Futuri-Nielsen study concludes radio is ready for time-shift revolution

A new Futuri-Nielsen study concludes that there is a “profound appetite” for time-shifted content among radio listeners, particularly among younger audiences, yet those opportunities remain largely untapped.

The study, conducted this past January, looked at perceptions and attitudes of a variety of audiences to time-shifted audio. The email survey involved 602 radio listeners, A18+, who listened for at least one hour in the past week. Nielsen also compared minute-by-minute PPM data against server logs from Futuri’s podcasting, on-demand, and digital audio management system POST, designed for stations to distribute PPM-encoded audio on websites and social platforms. Nielsen measured how much PPM credit for time-shifted listening stations using POST received vs. stations not using POST.

Among the study’s key takeaways is that just like time-shifting revolutionized TV, it is revolutionizing audio with the same shifts being observed that happened around video consumption in the early days of DVRs. It found more than half of radio listeners 18+ would listen to short audio clips on social media. Among that group, nearly eight in 10 would listen to time-shifted clips of radio station content.

Younger audiences and heavy radio users, leaning male, are the sweet spot for time-shifted radio content, which Futuri-Nielsen says presents a unique opportunity for News/Talk and Sports stations looking to expand appeal with younger demos, but also signals an opportunity for youth-targeted music formats to drive further engagement.

The study concludes that station websites and mobile apps matter as much as social media. More than half of listeners tuning into time-shifted content discover the content via station websites, and one-third listened via the station’s app. A heavy majority (70%) would visit the station website to listen to short audio clips, nearly half would share clips on social media, and more than a third would download the station app to listen.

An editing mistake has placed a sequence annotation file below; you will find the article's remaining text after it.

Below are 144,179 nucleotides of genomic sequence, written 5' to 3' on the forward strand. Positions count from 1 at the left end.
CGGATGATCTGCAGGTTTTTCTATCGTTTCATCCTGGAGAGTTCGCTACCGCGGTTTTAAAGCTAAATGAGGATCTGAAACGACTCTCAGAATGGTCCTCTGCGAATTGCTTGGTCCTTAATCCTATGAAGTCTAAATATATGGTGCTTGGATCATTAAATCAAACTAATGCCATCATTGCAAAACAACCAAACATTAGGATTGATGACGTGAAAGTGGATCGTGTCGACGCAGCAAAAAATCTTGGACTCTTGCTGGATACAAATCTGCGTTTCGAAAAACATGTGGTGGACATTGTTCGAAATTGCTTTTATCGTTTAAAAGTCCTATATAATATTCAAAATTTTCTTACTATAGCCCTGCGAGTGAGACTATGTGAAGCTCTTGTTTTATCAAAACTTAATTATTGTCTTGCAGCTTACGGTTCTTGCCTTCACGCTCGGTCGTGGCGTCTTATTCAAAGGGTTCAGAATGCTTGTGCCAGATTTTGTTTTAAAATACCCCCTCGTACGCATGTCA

The study also found listeners interested in time-shifted radio content are 3.3x more likely than those not interested to talk about radio with others often, 2.7x more likely to participate in radio station events or contests, 2.2x more likely to access radio content online, and 78% more likely to name a particular personality they like.

Half of listeners aware that radio stations were posting time-shifted content said they have listened to that station in the past 30 days, indicating strong conversion from awareness to tune-in.

Awareness of time-shifted content low

Radio has yet to actualize its potential in the time-shifted space, according to Futuri-Nielsen’s findings. Awareness of time-shifted radio content remains low with only three-in-10 radio listeners aware of its availability.

Futuri-Nielsen goes further to say that station programmers need to stop thinking in dayparts, in favour of segments.

“The audience wants a broad range of content—from quick benchmarks to full shows. Vary lengths of content,” the study asserts. “Radio is ready for a revolution, just like TV experienced. Radio needs to embrace its new channels of distribution and time shift content to platforms the younger listeners use regularly such as YouTube, Twitter, and SoundCloud.”

“Radio needs to evolve its distribution strategies to remain competitive, stimulate audience growth, and create additional opportunities for advertisers, or it risks major audience and revenue erosion. And it needs to do so in a manner that maximizes the ROI on all content it creates.”

Download the full study here.

Originally posted on Broadcast Dialogue – Canada’s broadcast industry publication of record >

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